Here are screenshots of the data-sheets of two separate products for a reference. They both are nickel plated, used for coupling nuts. The former is shielded, the latter is not, I wonder if this is the main reason to chose one over the other.

GD-Zn coupling nut:

GD-Zn product

CuZn coupling nut:

CuZn product

I believe GD stands for Gadolinium (Gd), but I might be wrong. I could not find much on the internet, apart from the following:

Alloying Gd with Zn significantly reduces melting temperature of the alloys (the eutectic alloy melts at ∼860°C) compared to that of pure Gd (1313°C) and also improves the ductility over the GdZn intermetallide.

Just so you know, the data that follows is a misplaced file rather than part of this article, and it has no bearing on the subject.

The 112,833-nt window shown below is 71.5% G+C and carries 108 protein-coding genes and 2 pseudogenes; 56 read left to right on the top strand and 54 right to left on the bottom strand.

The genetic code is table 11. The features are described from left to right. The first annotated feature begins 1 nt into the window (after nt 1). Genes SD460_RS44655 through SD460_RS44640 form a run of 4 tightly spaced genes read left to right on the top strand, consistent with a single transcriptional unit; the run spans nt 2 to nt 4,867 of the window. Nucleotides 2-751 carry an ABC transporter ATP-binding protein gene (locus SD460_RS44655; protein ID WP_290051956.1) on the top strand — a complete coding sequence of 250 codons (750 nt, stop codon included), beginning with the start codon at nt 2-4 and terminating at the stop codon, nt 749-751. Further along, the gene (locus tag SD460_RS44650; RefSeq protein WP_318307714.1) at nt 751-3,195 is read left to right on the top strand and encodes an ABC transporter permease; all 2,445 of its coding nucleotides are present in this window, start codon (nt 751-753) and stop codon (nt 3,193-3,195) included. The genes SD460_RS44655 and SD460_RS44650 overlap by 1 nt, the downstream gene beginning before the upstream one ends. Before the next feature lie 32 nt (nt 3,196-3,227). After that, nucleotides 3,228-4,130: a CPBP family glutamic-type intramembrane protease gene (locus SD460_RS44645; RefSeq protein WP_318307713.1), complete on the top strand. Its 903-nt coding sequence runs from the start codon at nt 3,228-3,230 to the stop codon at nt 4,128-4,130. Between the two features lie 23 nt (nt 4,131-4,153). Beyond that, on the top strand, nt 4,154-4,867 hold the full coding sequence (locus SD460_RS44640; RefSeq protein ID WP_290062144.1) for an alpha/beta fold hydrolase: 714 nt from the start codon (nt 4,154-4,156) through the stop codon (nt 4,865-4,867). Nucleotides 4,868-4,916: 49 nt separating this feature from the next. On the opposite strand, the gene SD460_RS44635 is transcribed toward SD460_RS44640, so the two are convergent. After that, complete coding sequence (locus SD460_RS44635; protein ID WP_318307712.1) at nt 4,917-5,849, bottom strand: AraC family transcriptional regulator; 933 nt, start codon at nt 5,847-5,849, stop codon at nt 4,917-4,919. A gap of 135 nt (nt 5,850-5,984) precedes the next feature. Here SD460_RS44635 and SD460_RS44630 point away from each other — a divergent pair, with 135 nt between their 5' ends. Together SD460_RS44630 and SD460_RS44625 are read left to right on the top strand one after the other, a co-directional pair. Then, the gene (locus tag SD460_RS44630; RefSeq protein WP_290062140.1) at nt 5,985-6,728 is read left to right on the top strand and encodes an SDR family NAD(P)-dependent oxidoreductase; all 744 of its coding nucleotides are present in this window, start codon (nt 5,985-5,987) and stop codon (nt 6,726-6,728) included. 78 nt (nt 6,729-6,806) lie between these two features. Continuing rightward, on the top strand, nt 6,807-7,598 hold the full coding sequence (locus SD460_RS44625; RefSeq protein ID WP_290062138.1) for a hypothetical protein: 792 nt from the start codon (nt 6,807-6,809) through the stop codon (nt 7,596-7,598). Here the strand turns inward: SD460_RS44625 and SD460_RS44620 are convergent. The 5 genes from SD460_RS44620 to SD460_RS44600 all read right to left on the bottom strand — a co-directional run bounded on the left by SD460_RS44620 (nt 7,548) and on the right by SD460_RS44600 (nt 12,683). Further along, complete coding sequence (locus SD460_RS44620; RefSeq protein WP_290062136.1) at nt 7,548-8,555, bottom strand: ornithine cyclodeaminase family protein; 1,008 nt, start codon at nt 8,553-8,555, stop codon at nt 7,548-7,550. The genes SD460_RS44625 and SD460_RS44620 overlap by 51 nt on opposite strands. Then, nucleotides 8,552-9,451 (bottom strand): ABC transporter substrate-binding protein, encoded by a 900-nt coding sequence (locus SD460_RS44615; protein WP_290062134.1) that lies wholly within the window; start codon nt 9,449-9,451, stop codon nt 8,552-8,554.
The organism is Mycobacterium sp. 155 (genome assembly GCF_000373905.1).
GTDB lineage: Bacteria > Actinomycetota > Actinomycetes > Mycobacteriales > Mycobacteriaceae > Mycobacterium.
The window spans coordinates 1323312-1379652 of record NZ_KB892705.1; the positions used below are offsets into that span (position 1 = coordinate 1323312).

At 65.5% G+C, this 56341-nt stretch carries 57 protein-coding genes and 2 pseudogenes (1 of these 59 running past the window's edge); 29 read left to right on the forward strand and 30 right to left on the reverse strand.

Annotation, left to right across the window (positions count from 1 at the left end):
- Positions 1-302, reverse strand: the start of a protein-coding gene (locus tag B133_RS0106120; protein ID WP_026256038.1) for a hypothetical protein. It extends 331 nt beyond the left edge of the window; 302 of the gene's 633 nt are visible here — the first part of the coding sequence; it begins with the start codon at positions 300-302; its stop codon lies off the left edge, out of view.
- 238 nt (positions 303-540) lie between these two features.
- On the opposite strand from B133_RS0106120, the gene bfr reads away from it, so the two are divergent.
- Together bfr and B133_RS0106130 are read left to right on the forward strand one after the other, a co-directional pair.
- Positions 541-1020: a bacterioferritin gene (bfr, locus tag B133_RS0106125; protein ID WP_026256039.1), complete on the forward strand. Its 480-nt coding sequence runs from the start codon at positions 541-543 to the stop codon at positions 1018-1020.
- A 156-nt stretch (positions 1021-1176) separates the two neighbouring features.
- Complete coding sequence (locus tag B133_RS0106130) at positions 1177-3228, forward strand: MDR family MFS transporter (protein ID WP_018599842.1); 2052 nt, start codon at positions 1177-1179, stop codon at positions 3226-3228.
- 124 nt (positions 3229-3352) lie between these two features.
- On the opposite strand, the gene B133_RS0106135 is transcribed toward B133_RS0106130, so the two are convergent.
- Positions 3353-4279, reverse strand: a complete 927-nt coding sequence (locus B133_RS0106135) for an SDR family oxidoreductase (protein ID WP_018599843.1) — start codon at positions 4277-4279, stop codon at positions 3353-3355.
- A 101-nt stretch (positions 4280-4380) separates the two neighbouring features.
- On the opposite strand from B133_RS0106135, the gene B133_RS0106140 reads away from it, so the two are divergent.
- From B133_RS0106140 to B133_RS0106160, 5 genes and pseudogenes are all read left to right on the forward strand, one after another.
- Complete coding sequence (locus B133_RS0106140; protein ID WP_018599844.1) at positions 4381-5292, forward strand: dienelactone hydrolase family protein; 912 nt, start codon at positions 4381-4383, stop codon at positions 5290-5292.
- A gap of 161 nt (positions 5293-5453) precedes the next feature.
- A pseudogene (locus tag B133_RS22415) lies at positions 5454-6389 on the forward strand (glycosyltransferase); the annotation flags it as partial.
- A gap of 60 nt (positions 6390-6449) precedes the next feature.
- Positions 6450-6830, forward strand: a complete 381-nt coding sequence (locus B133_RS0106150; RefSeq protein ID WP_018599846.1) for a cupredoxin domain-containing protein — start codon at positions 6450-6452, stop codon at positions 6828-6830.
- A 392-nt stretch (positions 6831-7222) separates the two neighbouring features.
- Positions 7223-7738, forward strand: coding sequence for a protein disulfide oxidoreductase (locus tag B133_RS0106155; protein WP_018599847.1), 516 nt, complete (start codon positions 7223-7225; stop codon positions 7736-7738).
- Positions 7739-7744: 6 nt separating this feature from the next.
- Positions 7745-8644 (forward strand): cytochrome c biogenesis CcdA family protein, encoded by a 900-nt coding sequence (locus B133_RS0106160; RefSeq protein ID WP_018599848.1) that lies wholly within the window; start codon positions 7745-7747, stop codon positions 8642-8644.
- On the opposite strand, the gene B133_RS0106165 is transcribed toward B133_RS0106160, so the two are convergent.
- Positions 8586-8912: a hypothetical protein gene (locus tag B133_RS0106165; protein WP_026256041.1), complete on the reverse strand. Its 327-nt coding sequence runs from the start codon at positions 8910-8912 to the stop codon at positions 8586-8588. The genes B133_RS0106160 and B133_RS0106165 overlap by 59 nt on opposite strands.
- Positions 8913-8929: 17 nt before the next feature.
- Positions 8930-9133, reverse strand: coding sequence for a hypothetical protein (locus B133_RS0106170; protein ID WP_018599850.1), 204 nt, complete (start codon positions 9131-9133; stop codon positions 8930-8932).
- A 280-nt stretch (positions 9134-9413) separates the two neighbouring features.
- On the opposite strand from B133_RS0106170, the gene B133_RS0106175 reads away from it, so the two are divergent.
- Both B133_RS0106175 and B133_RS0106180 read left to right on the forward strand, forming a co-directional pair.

This information however is about comparing Gadolinium Zinc alloy with pure Gadolinium, not pure Zinc. It hints us about the manufacturing process of such an alloy, and I suspect it has more to do with itch electro-magnetic properties, which are unclear to me.

What is the purpose of GD-Zn alloy? What advantages they provide over CuZn (Brass) alloy?


1 Answer 1


When I look on the net I found a surprising result : GD seems to stand for German Din (material specifications). GD Zinc is a zinc die cast alloy with 4 Cu and 1 Al. Equivalent to AG 41A alloy in the US. So one of the components is brass ,the other is an ( ordinary) zinc die cast.


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